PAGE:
Direct talks between Saudi Arabia and Iran have progressed a “good distance,” Iranian Foreign Minister Hossein Amir-Abdollahian told reporters on Thursday.
The two regional powerhouses severed relations in 2016 after Saudi Arabia’s execution of a prominent Shiite Muslim cleric was met with violent protests at Saudi diplomatic facilities in Iran. Tensions between Shiite Iran and Saudi Arabia’s Sunni monarchy have continued, with the two countries fighting in proxy wars across the Middle East.
But Saudi Arabia and Iran have taken a major step aimed at easing the tensions, confirming earlier this year that they held direct talks in Baghdad.
Saudi Foreign Minister Prince Faisal bin Farhan confirmed that the kingdom held meetings over the weekend with officials from the new Iranian government led by ultraconservative President Ebrahim Raisi. The last round of talks took place on Sept. 21, he said, declining to name the location.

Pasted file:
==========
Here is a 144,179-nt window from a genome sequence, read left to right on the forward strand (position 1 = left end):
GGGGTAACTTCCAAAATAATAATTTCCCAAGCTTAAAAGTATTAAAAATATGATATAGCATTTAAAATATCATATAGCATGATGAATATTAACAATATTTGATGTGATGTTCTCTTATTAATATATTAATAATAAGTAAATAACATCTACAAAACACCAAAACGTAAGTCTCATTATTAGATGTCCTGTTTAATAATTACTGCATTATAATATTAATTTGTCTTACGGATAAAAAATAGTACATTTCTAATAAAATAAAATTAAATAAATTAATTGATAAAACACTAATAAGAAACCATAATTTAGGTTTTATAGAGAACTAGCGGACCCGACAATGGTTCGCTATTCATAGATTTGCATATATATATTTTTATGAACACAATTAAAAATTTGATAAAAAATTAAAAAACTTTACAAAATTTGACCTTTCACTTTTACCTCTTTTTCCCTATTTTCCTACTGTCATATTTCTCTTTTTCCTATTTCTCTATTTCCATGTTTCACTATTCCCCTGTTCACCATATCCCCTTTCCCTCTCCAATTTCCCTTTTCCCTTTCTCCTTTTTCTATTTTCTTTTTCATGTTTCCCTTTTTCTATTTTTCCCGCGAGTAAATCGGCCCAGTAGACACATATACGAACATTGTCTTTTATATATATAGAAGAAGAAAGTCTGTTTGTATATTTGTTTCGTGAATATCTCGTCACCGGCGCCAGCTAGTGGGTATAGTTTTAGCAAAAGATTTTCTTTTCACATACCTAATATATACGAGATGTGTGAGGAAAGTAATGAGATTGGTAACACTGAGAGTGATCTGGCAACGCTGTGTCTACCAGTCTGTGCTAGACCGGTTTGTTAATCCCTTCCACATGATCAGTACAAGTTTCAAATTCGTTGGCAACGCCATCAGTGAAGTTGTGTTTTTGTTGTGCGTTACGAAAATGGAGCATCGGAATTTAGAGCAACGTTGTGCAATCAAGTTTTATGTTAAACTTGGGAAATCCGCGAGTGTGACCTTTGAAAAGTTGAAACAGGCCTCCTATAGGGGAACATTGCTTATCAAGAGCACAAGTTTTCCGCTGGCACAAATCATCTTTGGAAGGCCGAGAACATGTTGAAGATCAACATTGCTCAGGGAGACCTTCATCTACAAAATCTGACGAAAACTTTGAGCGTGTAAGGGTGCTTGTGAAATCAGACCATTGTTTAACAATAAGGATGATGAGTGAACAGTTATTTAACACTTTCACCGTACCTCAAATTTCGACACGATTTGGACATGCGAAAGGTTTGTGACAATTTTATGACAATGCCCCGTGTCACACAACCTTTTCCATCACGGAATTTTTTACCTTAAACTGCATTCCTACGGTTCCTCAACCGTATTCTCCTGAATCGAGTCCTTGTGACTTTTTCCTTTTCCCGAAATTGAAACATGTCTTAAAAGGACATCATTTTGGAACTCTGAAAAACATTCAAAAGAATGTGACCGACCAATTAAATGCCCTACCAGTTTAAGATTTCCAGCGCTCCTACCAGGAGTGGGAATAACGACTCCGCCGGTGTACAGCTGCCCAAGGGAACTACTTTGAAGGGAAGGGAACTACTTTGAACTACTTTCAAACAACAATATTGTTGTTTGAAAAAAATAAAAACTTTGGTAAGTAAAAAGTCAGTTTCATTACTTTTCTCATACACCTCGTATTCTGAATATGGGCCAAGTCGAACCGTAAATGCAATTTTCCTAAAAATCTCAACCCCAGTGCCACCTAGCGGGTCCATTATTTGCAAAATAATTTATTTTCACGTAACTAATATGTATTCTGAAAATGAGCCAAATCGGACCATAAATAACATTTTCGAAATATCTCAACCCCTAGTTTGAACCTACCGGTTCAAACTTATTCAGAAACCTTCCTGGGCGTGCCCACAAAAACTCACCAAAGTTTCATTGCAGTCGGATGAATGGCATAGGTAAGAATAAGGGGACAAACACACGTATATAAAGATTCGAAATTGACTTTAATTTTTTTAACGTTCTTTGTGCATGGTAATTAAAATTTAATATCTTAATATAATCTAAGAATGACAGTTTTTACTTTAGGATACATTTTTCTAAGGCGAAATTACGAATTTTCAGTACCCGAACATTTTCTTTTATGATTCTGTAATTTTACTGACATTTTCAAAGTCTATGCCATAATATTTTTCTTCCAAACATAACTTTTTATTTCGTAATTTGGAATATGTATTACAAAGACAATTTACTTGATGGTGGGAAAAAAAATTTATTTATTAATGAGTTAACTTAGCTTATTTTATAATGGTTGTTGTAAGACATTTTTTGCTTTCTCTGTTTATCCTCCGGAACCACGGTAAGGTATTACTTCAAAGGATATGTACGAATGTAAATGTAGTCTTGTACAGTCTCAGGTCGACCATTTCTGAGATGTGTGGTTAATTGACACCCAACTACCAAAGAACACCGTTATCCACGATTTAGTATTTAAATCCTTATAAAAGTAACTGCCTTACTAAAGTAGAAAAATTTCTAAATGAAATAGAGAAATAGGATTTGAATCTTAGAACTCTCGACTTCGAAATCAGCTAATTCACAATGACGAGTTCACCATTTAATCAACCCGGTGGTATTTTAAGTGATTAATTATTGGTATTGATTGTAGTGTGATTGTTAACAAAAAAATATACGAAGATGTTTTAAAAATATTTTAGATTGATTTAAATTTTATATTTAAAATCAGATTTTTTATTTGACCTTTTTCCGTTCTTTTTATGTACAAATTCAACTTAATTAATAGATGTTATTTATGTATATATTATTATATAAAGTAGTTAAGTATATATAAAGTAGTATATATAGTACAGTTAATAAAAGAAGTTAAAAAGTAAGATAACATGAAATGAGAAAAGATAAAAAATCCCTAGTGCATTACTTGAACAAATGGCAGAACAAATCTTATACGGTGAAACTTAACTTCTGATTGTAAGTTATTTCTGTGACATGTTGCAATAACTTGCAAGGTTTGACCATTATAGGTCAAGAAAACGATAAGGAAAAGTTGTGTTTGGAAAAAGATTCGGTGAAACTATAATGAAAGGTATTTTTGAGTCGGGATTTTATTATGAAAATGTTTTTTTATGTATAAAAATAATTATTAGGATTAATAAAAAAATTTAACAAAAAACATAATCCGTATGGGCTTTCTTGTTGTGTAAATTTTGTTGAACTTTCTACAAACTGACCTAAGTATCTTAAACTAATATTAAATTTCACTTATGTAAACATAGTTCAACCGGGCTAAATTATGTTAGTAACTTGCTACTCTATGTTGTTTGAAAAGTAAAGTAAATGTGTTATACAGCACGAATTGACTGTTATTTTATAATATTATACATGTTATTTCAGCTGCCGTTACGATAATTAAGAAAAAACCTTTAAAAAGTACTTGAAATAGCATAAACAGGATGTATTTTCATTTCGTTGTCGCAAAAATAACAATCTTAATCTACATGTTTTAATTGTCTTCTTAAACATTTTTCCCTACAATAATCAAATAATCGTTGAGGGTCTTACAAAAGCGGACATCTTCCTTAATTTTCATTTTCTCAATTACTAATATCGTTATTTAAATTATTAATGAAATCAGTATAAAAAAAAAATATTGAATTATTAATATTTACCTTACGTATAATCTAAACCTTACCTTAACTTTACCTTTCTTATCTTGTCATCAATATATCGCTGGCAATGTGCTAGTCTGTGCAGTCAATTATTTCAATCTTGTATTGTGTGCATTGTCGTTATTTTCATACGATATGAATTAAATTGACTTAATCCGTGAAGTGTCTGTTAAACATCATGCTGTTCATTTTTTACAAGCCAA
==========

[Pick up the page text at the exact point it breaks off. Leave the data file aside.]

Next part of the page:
“These discussions are still in the exploratory phase. We hope they will provide a basis to address unresolved issues between the two sides and we will strive and work to realize that,” the Saudi diplomat said in a news conference Sunday.
Amir-Abdollahian said the talks are moving forward during a news conference in Beirut, Reuters reports. The foreign minister arrived in Lebanon Wednesday to meet with top officials and offer Iran’s support for the impoverished country.
Late last month, Amir-Abdollahian met counterparts from Saudi Arabia and other Gulf Arab states on the sidelines of the UN General Assembly summit in New York. The semi-official Mehr news agency quoted Amir-Abdollahian as saying a focus of Raisi’s government will be to “strengthen and develop relations with its neighbors and the region.”